Not to be undermined, I offered to take that same $3,000 and BUY the GLBT fiction books myself, then donate the collection to the library just so they could have some works for the GLBT community in and out of the closet.
Do you know what she said?
They would gladly take the books, and turn around to sell them for a dollar at the ‘friends of the library’ book sale - so they can use the money to get what the public ‘really wants.’
I can’t see, how a library, which is funded by the state and the government, can operate with a clear prejudice towards the GLBT community and get away with it. If this were the African-American studies, or the Christianity section, they would not take this lying down. A ruckus would be heard for sure!
Yet, our libraries, here in the USA are getting away with legalized GLBT banishment, in the name of 'budgeting programs. Once again some super GLBT fiction of all genres is being tossed aside, and great GLBT authors go unrecognized.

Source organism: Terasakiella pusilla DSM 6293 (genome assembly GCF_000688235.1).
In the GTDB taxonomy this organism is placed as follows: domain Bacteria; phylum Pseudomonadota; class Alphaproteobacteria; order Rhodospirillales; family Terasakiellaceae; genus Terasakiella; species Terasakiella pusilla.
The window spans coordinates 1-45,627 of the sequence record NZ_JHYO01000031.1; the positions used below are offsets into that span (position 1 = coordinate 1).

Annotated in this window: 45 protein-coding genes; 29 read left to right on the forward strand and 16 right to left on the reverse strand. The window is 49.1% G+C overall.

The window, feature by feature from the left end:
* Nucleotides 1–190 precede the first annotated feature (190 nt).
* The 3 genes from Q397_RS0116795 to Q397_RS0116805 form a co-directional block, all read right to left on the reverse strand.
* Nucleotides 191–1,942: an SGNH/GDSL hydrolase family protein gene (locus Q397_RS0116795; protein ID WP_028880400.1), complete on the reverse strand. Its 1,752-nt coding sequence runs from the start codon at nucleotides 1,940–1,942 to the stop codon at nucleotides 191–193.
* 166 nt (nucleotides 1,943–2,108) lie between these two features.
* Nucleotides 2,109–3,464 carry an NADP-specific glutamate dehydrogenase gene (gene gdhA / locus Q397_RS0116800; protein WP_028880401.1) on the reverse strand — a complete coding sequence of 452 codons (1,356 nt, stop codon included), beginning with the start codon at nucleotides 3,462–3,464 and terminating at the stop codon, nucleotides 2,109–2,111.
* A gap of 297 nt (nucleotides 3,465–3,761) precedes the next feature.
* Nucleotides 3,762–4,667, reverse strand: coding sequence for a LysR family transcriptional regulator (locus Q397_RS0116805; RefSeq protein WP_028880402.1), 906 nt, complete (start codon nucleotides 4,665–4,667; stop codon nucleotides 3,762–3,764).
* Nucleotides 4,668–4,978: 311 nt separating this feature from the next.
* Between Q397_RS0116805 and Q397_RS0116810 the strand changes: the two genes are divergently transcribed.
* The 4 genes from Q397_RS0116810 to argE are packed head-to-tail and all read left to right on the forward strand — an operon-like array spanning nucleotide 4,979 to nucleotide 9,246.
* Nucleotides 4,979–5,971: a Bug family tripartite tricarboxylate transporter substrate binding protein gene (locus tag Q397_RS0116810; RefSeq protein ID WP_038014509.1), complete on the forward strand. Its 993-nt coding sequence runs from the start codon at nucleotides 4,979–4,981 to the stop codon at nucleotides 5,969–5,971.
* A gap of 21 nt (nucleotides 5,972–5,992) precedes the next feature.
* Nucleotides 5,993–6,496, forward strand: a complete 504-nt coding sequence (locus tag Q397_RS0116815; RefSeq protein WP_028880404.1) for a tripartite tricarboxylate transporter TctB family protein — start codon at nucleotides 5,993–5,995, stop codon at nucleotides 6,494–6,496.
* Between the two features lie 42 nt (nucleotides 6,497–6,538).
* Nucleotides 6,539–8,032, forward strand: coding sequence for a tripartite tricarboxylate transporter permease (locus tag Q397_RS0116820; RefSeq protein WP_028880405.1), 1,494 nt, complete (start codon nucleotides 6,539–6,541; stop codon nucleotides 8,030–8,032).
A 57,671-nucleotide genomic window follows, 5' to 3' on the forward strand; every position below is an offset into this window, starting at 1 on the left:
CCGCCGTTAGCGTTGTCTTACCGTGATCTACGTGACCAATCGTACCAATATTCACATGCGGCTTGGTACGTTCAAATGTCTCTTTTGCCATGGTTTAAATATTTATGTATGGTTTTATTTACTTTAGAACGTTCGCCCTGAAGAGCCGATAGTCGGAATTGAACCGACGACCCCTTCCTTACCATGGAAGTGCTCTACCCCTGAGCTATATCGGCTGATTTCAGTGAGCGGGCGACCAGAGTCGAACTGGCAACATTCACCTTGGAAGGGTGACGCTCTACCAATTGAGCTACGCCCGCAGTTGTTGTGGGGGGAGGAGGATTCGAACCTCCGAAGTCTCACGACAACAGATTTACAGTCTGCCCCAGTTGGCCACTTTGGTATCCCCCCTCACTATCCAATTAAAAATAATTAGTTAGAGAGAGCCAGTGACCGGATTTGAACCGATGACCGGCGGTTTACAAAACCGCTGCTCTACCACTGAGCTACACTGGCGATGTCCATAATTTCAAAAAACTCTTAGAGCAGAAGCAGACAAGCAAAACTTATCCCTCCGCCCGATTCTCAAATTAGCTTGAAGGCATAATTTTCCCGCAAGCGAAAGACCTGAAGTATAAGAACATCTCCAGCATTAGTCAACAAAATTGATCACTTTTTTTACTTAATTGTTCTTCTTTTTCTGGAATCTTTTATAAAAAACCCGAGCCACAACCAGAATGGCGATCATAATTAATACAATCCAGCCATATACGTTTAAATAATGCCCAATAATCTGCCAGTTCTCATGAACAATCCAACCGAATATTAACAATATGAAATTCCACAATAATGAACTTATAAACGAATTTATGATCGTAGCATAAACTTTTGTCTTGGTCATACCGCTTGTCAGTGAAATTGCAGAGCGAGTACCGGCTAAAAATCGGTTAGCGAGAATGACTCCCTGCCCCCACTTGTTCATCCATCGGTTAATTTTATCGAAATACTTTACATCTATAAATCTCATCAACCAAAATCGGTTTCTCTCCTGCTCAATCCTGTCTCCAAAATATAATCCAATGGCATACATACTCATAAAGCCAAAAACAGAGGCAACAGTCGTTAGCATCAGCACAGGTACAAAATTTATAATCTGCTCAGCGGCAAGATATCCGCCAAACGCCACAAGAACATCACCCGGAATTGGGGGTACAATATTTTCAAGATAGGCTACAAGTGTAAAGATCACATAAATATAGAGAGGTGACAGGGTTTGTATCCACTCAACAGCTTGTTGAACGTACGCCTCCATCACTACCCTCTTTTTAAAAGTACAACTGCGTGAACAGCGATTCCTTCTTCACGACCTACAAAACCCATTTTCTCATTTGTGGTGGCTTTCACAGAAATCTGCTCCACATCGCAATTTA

5. More opportunities for contests:
LISTEN UP ~ RWA and other contest officials! GLBT romances (or other fictional works) do NOT have to be erotic! STOP lumping us under this heading. If you want to categorize us, place us under GLBT and go onward.
I am so tired of reading through the contest rules and regulations, sending in my masterworks only to find I’ve been disqualified because it was a GLBT story. “BUT, it wasn’t erotic.” No matter. If it has two of the same sex hugging and kissing or even batting eyes at each other, it is lumped as erotic.